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When was the last time you used the word “awesome” to describe a film? Go back as far as you can remember, and wherever your memory takes you, it may equal the sensation you will have watching The Matrix. No detailed paragraphs or pun-happy blurbs, the only word I want to use is “awesome,” and simply leave it at that. The fifteen-year old in me is running the show now. But you know what? The rest of me is having a blast, too.
The immediate draw is the mind-blowing plot. Every day, lonely computer technician Thomas A. Anderson (Keanu Reeves) dreams of a better life. He is not angered by the hand he has been dealt but is curious about what else is out there for him. By night, he goes by the hacker alias Neo, and is guilty of almost every computer crime imaginable. Soon Neo is contacted by an elusive force named Morpheus (Laurence Fishburne), who is considered to be the most dangerous man on the planet. He reveals to Neo that the present-day world is the greatest hoax ever pulled. The year is not 1999 as widely believed, but closer to 2199. The explaination for the hoax is that a cybernetic mainframe known as the “Matrix” has fabricated an artificial world for the remainder of mankind as a way of generating energy for itself. Morpheus then convinces Neo that he is the messiah who will defeat the Matrix and end the enslavement of mankind. Reluctantly, Neo accepts the offer to greatness and begins training to enter the war.
The brilliant, “Twilight Zone”-style concept is complimented by the jaw-dropping action sequences and special-effects. Utilizing the technology of a technique known as shooting in “bullet time,” many fight scenes are captured in a detracted, frozen view, where the action stops, but the camera stays in motion, making for some of the most surreal battles ever caught onscreen.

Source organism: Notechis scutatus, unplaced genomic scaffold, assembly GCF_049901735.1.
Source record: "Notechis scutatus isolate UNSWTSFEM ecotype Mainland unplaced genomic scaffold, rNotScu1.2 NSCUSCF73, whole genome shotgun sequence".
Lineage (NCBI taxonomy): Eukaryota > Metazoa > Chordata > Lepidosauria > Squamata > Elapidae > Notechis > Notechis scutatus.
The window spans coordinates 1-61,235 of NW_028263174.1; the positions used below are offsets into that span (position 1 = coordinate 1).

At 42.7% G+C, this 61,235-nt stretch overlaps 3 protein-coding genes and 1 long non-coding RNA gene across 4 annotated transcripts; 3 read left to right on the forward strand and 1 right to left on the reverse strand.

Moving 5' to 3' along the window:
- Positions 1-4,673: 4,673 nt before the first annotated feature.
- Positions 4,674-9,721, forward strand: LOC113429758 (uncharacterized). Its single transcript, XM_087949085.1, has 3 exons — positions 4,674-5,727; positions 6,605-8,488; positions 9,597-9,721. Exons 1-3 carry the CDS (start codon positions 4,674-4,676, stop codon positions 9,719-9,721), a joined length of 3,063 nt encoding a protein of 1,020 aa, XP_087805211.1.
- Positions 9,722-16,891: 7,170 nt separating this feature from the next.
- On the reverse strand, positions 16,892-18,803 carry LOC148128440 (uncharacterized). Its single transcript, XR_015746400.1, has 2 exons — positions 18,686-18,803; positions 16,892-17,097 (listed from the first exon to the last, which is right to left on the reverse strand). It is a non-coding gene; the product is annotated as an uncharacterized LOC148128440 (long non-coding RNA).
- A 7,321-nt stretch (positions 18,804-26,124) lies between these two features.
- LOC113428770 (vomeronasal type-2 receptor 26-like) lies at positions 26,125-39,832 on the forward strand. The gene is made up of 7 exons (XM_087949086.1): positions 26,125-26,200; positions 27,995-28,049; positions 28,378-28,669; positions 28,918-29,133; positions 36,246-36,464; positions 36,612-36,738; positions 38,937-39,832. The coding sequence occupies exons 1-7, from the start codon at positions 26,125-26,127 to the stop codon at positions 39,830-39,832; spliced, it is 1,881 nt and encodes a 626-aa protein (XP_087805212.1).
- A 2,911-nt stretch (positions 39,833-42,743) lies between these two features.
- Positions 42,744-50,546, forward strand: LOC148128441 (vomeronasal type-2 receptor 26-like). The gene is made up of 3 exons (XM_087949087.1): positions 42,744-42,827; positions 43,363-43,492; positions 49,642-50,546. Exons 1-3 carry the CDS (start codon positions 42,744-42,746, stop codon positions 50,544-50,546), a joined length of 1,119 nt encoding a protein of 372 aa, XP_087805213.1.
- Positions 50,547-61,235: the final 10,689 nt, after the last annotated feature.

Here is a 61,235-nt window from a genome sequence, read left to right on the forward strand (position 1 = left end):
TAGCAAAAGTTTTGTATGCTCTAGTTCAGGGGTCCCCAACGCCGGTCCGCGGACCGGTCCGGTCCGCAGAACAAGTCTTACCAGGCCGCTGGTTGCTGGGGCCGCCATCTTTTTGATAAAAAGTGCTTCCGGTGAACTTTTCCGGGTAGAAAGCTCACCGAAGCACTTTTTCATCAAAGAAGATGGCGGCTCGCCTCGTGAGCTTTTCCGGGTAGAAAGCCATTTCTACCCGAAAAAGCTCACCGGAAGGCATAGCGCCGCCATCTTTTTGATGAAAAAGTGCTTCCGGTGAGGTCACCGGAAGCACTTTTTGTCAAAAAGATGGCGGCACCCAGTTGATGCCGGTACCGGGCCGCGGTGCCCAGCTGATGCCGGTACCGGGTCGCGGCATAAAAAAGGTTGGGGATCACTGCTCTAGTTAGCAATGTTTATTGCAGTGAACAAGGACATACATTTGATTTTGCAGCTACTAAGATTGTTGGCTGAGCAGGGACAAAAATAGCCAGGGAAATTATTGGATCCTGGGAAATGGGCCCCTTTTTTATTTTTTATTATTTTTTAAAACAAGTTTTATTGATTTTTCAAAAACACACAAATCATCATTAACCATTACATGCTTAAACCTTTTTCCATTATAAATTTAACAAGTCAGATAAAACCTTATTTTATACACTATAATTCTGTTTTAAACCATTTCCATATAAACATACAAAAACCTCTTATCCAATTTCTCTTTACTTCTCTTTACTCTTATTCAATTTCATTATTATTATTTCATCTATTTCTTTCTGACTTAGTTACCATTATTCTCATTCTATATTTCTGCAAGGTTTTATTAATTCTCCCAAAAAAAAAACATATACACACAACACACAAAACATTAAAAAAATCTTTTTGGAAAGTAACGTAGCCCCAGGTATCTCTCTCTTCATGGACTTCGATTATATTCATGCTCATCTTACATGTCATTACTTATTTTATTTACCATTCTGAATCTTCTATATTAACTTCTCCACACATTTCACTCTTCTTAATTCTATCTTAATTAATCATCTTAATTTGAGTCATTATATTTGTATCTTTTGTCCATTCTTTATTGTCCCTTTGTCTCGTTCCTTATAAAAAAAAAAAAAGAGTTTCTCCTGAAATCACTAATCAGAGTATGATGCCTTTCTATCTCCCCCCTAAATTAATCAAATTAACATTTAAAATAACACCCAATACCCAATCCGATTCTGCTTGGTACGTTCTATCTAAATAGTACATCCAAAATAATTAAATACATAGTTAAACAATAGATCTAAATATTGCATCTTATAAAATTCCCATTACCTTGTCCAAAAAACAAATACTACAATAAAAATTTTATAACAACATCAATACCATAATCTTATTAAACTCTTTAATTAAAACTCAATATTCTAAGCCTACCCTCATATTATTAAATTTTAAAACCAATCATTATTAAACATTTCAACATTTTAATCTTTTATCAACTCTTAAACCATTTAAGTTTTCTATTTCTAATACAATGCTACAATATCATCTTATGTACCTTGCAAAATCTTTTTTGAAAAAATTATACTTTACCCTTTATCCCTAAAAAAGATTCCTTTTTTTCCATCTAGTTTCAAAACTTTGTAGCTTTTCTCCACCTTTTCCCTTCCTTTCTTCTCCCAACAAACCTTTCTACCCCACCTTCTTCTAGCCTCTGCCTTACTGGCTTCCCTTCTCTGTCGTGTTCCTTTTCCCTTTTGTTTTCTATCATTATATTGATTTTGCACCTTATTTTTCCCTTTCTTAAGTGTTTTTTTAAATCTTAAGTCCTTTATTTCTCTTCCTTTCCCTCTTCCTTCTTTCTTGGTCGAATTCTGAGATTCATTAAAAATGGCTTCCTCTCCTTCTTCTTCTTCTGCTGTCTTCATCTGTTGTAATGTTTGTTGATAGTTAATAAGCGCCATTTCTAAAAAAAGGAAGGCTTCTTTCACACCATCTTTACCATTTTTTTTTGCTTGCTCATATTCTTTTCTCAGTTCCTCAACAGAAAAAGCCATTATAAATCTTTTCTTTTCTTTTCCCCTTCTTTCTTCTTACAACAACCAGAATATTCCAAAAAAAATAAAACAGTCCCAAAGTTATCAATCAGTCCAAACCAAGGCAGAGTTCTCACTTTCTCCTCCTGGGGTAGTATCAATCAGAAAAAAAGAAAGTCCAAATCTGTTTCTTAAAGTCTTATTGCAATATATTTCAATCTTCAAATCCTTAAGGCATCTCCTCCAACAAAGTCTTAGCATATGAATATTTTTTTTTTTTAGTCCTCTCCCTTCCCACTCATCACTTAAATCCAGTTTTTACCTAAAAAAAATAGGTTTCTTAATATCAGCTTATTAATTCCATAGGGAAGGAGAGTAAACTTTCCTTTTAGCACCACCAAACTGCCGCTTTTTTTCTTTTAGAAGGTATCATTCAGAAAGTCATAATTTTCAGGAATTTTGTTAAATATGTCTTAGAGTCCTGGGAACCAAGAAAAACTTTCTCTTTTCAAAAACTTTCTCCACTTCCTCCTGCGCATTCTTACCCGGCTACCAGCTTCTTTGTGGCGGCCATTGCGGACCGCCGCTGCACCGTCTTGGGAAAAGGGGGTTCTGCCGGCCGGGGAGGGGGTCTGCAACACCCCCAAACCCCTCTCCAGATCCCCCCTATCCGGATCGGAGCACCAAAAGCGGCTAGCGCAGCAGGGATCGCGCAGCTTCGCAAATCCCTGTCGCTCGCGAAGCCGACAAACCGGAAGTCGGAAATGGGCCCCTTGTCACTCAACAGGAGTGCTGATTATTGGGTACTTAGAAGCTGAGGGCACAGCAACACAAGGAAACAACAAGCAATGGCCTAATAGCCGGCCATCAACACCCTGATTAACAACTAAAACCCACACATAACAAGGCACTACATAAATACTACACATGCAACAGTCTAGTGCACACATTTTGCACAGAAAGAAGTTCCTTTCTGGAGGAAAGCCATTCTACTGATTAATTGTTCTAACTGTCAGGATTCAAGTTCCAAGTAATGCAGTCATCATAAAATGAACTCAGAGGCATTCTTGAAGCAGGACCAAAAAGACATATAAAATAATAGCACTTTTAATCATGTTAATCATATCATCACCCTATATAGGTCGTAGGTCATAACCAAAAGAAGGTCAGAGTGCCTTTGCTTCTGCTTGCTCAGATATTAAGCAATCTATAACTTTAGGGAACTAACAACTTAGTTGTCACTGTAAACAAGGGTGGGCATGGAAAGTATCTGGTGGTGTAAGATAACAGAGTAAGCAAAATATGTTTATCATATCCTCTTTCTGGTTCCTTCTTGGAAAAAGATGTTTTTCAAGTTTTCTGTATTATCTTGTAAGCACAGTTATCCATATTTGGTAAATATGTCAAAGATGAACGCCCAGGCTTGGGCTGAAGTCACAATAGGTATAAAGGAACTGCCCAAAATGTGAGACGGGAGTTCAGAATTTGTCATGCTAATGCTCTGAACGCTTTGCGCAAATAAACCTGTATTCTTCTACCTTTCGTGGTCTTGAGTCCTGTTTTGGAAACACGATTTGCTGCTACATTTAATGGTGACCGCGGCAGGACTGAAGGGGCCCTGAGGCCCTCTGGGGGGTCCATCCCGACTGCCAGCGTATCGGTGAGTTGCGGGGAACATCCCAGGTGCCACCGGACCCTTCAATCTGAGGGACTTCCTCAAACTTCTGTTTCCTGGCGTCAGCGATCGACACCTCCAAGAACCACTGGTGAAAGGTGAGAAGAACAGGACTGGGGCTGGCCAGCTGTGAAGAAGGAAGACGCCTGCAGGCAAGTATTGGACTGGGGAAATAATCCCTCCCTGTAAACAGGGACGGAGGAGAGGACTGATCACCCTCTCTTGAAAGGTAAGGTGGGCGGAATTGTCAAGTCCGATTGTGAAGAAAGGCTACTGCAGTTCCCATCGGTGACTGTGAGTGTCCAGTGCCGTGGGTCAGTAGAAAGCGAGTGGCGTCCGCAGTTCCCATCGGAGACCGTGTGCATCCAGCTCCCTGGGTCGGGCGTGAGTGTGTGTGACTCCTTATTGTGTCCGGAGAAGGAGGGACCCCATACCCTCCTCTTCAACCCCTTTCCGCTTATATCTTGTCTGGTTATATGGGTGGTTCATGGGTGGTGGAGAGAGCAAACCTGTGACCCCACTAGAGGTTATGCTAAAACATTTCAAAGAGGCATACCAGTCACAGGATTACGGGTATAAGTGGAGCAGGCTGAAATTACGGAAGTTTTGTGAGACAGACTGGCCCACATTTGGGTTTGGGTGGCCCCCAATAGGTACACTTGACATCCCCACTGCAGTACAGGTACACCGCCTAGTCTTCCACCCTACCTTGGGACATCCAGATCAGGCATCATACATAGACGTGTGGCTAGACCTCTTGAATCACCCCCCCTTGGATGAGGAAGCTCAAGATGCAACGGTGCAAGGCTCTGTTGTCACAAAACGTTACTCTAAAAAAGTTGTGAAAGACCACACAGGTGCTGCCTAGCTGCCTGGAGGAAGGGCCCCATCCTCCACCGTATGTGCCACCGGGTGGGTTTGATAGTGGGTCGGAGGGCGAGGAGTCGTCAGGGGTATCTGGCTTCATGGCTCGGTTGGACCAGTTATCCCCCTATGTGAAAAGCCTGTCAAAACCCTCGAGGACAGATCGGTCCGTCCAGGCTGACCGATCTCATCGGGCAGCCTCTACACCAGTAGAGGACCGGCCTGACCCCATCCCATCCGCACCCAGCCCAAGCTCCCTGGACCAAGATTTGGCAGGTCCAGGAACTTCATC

The Matrix becomes an action movie with a strong message that does not feel like third-rate propaganda. This message of believing in an idea is melded with a story that relies (not too heavily) on classic biblical themes. Neo is an obivious metaphor for Christ, so much so that the producers might have considered re-titling the film to The Coolest Story Ever Told. The advertising could have even used a tagline like “They've crossed him for the last time.”
Despite always being perceived as having no acting range beyond his surfer-dude character from the Bill & Ted movies, Keanu Reeves is fitting as the somewhat spacey hero. Like many great heroic characters before him, Neo is introduced to a new world and led to his true calling. He is not only revealed something about himself, but his entire view on the world is changed forever. If someone told you that everything you knew was a hoax, you might find yourself a bit a dizzy. Even as the events draw to a close, there is still a hint of amazement in Neo’s eyes. He is matched well with Fishburne’s tranquil Morpheus, who is not about experience but wisdom. He does not teach Neo by taking him through the past, but by preparing him for the future. The duo are as much a teacher and student as they are a pair.
This film could very well be the last of its kind: a first-rate, big budget action-adventure with the Warner Bros. label on it. Perhaps The Matrix is a sign of new life for the critically ailing studio, which, for the past few years, has (dis)graced us with such bloated turkeys as Batman & Robin, The Avengers, and Soldier. For every $100 million budget would we be guaranteed a joyless, expensive explosion. The direction represents a new kind of Hollywood confidence. Andy and Larry Wachowski are able to see the future of action film-making with their bold vision.
The Matrix may end up feeling like a video game to some. Yet this is not a brainless actioner that leaves your cerebrum pounding like the heavy metal tunes featured in the film. No, The Matrix is quite possibly the greatest video game film ever made without being based on an actual video game. The style is strictly kinetic, but the story is so smart and full of surprises, you may begin to wonder what the “Super Mario Brothers” would have been like if they had used their brains to save the day.